Even if the key area would be write protected after first write you could still replace the eeprom chip, which is a piece of cake on a desktop system, well could be tricky on a laptop. When YOU are able to control it, then you can gain a little bit more security, if you cant it would be just like without.

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                      • #26
                        Originally posted by linux5850 View Post
                        I don't think it's just a BIOS thing. I think it's also a TPM chip built into your pc that's does the checking for keys and allowing which code can boot or not.
                        In the comments section, someone asked about TPM, and the response was that SecureBoot is designed not to require one.

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                        • #27
                          Originally posted by Kano View Post
                          @Q

                          Kanotix is definitely not dead, maybe look at our homepage, we just release a Hellfire (squeeze) update and a Dragonfire (wheezy) preview.

                          But if EVERYBODY can get a signed bootloader then this system is absolutely pointless. For x86 you just have to find a setup option to disable secure boot - usually secure boot can only work in uefi mode anyway. So when you would force a boot via csm (and bios emulation) how should secure boot be active if thats done via quick boot selection?

                          If you see secure boot as something positive to your own security that means that could be sure that nobody managed to put in a spy module to save your encryption keys if you encrypt your data like it is possible when you hijack the mbr for this and then execute maybe truecrpt later but store the key.

                          I don't understand why ms would give away a signed 3rd party efi loader, you can be 100% sure that it will be used for exploits. If you dont need security features you can disable em on your own. It would be interesting to know if there is a uefi spec to update the included public keys. Basically it should not be that hard to do when you have got access to the uefi, you can extract, change (there are several tools to modifiy uefi, just for another purpose currently) and flash your own keys.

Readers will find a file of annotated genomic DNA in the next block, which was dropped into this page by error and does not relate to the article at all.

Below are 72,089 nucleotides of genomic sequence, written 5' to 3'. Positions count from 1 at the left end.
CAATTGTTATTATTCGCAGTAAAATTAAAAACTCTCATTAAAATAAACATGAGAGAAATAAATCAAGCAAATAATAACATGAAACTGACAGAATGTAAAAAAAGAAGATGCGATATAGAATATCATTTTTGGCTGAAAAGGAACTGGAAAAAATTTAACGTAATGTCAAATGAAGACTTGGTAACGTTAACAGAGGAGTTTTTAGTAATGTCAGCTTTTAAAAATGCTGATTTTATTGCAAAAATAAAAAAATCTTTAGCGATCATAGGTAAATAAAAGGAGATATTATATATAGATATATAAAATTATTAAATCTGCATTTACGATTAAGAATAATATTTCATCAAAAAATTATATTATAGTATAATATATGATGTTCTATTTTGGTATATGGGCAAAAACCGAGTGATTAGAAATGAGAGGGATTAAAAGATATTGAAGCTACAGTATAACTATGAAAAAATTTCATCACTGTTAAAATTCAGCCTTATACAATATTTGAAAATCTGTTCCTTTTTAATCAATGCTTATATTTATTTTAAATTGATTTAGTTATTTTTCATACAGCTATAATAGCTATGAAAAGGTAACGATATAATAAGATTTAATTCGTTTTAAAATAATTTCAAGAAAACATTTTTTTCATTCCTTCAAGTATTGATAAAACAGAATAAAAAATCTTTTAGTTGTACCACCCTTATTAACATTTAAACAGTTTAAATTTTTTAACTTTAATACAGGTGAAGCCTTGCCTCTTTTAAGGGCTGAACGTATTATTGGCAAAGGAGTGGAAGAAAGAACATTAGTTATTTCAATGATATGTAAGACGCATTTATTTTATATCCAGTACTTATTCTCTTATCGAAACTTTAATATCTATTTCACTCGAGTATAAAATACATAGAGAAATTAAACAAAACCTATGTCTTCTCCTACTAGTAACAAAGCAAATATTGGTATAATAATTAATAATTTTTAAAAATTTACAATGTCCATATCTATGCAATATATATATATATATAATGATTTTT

Even if the key area would be write protected after first write you could still replace the eeprom chip, which is a piece of cake on a desktop system, well could be tricky on a laptop. When YOU are able to control it, then you can gain a little bit more security, if you cant it would be just like without.
                          i know your releases ok bad style it was more a question will you support secure-boot in the future and will you pay 100 dollar to microsoft ?

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                          • #28
                            No i wont because if somebody does not find the option to disable secure boot he is most likely not able to use linux as well...

                            Comment


                            • #29
                              Originally posted by Kano View Post
                              No i wont because if somebody does not find the option to disable secure boot he is most likely not able to use linux as well...
                              lol ;-) maybe i will use kanotix in the future only to prove that I'm able to find the bios option

                              Comment


                              • #30
                                I think there are better reasons to use Kanotix. But you should not mix up standard uefi booting with secure boot. uefi boot is really cool when done correctly - especially with a kernel with efi stub. It is a bit weird that you can use "rdev" now for that purpose which was already dropped from utils-linux because nobody used it...